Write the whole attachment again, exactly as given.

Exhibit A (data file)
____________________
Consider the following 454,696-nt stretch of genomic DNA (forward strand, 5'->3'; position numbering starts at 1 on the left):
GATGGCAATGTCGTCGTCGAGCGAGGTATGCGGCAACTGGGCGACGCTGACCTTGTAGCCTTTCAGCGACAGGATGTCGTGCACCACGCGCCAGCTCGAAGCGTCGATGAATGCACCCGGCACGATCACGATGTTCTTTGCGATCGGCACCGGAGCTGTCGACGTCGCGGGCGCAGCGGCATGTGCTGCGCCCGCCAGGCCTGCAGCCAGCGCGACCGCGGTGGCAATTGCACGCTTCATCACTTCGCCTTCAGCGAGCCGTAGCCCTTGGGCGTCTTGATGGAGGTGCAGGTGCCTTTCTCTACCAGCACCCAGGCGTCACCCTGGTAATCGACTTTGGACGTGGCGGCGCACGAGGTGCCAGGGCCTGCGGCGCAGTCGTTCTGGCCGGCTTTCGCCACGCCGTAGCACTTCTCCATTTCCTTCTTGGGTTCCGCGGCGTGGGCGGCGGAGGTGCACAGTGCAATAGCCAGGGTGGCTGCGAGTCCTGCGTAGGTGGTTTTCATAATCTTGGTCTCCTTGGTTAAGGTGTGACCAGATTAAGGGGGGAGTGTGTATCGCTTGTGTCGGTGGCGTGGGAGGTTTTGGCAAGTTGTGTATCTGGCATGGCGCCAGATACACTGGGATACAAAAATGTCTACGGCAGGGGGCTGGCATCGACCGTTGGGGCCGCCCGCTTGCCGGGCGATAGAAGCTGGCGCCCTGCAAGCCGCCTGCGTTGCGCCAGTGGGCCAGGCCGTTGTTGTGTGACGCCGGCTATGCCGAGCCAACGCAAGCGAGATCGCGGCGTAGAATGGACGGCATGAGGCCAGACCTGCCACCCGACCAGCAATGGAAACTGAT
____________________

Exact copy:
Consider the following 454,696-nt stretch of genomic DNA (forward strand, 5'->3'; position numbering starts at 1 on the left):
GATGGCAATGTCGTCGTCGAGCGAGGTATGCGGCAACTGGGCGACGCTGACCTTGTAGCCTTTCAGCGACAGGATGTCGTGCACCACGCGCCAGCTCGAAGCGTCGATGAATGCACCCGGCACGATCACGATGTTCTTTGCGATCGGCACCGGAGCTGTCGACGTCGCGGGCGCAGCGGCATGTGCTGCGCCCGCCAGGCCTGCAGCCAGCGCGACCGCGGTGGCAATTGCACGCTTCATCACTTCGCCTTCAGCGAGCCGTAGCCCTTGGGCGTCTTGATGGAGGTGCAGGTGCCTTTCTCTACCAGCACCCAGGCGTCACCCTGGTAATCGACTTTGGACGTGGCGGCGCACGAGGTGCCAGGGCCTGCGGCGCAGTCGTTCTGGCCGGCTTTCGCCACGCCGTAGCACTTCTCCATTTCCTTCTTGGGTTCCGCGGCGTGGGCGGCGGAGGTGCACAGTGCAATAGCCAGGGTGGCTGCGAGTCCTGCGTAGGTGGTTTTCATAATCTTGGTCTCCTTGGTTAAGGTGTGACCAGATTAAGGGGGGAGTGTGTATCGCTTGTGTCGGTGGCGTGGGAGGTTTTGGCAAGTTGTGTATCTGGCATGGCGCCAGATACACTGGGATACAAAAATGTCTACGGCAGGGGGCTGGCATCGACCGTTGGGGCCGCCCGCTTGCCGGGCGATAGAAGCTGGCGCCCTGCAAGCCGCCTGCGTTGCGCCAGTGGGCCAGGCCGTTGTTGTGTGACGCCGGCTATGCCGAGCCAACGCAAGCGAGATCGCGGCGTAGAATGGACGGCATGAGGCCAGACCTGCCACCCGACCAGCAATGGAAACTGAT